Do you think anyone in the accounting office sits around wondering how they should measure the effectiveness of their work? What about the HR folks? The bean counters don't work overtime at the end of the year creating a report that shows how many books were balanced or how many invoices were paid in an attempt to demonstrate their worth to the organization.
Why, then, do the learning and training folks spend so much time evaluating their own work?
Truth is, we spend far too much time trying to sell what we do to the C-Suite in order to prove our worth. We spend the better part of the last two months of every year compiling and assessing training activity -- for example, how much training was developed and delivered, and how many training hours that people completed. Then we scratch our heads and attempt to link that activity to business results.
I say, let's stop the madness, and here's why:
First of all, in many cases, the CEO isn’t buying what we're selling anyway. Second, we simply don't have the time or resources to compile and analyze all of that data. Stop trying to convince the business that you are valuable -- just be valuable instead. One of the best ways you can "just be valuable" is to decide what training you will evaluate, and what training you will not evaluate. In other words, evaluate only that which matters.
When You Shouldn't Evaluate Training
You may suggest I be thrown out of the profession for saying this, but for most of your training initiatives you should simply drop the effort to evaluate its effectiveness. Here is a matrix that you can use to help you decide whether you should evaluation a training program.
Training that is required or otherwise necessary should not be evaluated. For example new product, compliance, or any other training program that is ongoing or stable. You already know these training programs are required and must happen so there is no need to justify them. You have scarce resources and should use those resources for productive purposes.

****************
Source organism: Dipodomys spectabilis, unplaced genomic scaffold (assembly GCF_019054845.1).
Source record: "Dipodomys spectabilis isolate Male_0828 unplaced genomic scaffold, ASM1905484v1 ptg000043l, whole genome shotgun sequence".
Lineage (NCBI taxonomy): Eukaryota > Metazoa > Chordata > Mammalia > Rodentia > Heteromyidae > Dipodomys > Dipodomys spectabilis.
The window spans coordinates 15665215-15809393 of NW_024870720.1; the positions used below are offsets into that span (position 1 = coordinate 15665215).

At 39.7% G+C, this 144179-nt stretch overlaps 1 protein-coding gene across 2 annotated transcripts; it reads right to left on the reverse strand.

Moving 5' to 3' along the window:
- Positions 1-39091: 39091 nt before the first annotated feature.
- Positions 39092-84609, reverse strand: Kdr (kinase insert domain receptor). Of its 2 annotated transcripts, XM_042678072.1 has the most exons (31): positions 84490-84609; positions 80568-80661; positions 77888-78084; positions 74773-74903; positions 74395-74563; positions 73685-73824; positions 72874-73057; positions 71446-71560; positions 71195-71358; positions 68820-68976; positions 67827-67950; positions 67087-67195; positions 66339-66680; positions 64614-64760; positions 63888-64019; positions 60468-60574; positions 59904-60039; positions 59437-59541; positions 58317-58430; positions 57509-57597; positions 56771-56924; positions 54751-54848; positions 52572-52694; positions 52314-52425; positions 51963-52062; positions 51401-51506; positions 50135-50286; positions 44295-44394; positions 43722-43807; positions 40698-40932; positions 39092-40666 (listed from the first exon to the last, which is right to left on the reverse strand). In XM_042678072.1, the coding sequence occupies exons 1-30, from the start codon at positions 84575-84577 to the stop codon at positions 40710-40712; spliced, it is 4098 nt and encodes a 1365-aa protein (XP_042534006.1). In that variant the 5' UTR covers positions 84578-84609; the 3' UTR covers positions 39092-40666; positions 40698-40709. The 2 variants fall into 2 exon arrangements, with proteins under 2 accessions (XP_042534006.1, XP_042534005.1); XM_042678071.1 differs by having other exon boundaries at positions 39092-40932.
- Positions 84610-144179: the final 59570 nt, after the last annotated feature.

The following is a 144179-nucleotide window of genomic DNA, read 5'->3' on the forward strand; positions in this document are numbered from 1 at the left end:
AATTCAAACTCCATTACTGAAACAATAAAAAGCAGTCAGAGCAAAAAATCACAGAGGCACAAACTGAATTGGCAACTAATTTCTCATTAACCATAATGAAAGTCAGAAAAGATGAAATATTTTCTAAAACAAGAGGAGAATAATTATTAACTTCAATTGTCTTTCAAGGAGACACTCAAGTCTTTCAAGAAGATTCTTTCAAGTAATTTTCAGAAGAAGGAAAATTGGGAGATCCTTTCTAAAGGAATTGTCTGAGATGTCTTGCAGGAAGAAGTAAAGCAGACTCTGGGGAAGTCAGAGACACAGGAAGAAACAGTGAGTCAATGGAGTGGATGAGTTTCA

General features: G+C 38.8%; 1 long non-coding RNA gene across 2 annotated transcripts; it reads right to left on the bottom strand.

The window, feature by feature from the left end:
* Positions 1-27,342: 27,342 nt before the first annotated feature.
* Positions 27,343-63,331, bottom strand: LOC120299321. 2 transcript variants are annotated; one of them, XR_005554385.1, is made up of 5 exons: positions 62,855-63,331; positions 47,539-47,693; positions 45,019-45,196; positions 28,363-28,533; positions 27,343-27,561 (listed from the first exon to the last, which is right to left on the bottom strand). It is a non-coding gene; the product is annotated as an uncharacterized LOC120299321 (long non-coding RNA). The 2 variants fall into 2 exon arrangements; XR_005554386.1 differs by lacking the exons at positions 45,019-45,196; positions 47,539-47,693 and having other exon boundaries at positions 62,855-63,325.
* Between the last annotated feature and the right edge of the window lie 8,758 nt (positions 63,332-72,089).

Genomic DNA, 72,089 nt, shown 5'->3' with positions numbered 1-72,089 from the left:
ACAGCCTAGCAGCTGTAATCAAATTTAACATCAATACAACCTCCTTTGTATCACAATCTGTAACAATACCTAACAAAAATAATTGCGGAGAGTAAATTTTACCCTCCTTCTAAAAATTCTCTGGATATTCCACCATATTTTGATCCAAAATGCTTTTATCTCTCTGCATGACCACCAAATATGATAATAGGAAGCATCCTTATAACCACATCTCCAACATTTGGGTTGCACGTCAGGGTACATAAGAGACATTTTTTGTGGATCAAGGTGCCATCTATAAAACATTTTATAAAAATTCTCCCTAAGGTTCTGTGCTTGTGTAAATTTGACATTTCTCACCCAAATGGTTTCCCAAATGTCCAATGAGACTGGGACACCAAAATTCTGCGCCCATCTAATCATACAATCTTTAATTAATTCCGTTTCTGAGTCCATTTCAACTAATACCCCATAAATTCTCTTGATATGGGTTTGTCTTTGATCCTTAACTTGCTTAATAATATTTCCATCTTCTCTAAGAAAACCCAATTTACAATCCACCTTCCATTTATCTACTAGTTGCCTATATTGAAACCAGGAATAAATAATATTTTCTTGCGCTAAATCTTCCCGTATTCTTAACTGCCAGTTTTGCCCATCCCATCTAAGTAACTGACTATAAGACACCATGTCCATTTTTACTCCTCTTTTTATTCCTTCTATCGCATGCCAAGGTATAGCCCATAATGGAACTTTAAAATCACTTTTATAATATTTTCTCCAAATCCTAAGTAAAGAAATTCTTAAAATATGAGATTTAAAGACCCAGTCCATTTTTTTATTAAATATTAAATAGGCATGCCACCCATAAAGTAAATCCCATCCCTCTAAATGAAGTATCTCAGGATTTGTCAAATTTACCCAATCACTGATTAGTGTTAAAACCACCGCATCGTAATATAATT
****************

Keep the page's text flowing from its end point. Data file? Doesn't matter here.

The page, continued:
When You Should Evaluate Training
You should evaluate training only when you are proposing a new training program or making a significant change to an existing program. For example, let's say you want to add 4 weeks to a new hire training program. You think that you can help people be more productive at their jobs and faster, if you add 4 more weeks to the training to do some more practice in class and even do some real life on the job training.
Obviously, the problem is that adding 4 weeks would be expensive, not to mention the additional month that a new person is not doing a job. Managers love that, don't they? So, to convince the business that that extra month will be "worth it" you have to show them how (convince them) it will be worth it. Estimate how much it will cost to add the additional 4 weeks and then estimate how much will be gained from increased productivity or sales, etc. Compare the numbers and present it to the business.
They will likely bite if the analysis is sound. If they approve, and you implement the additional training time, look at new hire productivity after they complete the training and compare your estimates with what actually happened. That is evaluating training. Was that so hard?
Whatever you do, don't ask the question, "how do we evaluate training?" Ask which programs we should evaluate so we can use our resources most effectively.
Bill Cushard, Chief Learning Officer at The Knowland Group, is a learning leader with more than 12 years experience in training and performance improvement at well-known companies like E*TRADE Financial, Accenture, and Time Warner Cable. In his leadership role at Knowland University, Bill focuses on helping clients get the most out of the products and services provided through a combination of guided and self-paced learning opportunities. He believes all learning experiences should be grounded in real-world application and designed to improve sales performance.